The Hudson Valley comprises the valley of the Hudson River and its adjacent communities in the U.S. state of New York, from the cities of Albany and Troy southward to Yonkers inWestchester County. Depending upon the definition delineating its boundaries, the Hudson Valley encompasses a growing metropolis which is home to between 3 and 3.5 million residents centered along the north-south axis of the Hudson River.
At the time of the arrival of the first Europeans in the 17th century, the area of Hudson Valley was inhabited primarily by the Algonquian-speaking Mahican and Lenape Native American peoples, known collectively as River Indians.
The first Dutch settlement was in the 1610s with the establishment of Fort Nassau, a trading post (factorij) south of modern-day Albany, with the purpose of exchanging European goods for beaver pelts. Fort Nassau was later replaced by Fort Orange. During the rest of the 17th century, the Hudson Valley formed the heart of the New Netherlandcolony operations, with the New Amsterdam settlement on Manhattan serving as a post for supplies and defense of the upriver operations.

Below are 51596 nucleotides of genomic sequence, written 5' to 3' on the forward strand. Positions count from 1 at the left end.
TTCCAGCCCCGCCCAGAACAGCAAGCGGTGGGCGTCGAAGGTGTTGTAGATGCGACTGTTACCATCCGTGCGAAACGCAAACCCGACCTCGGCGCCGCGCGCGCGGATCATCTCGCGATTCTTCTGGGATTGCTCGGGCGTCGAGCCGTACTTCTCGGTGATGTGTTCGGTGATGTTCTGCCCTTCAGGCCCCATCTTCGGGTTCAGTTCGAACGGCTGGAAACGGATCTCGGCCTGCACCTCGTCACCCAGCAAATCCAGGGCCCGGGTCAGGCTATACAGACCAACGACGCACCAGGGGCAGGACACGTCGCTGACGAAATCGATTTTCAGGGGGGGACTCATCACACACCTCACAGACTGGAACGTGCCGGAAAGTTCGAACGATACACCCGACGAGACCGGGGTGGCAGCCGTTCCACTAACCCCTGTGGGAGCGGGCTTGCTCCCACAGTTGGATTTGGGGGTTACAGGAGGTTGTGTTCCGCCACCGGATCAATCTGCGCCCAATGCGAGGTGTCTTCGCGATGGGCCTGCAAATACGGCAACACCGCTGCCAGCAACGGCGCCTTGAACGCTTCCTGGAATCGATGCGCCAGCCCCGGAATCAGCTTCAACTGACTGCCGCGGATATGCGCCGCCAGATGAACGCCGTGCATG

The valley became one of the major regions of conflict during the American Revolution. Part of the early strategy of the British was to sever the colonies in two by maintaining control of the river.
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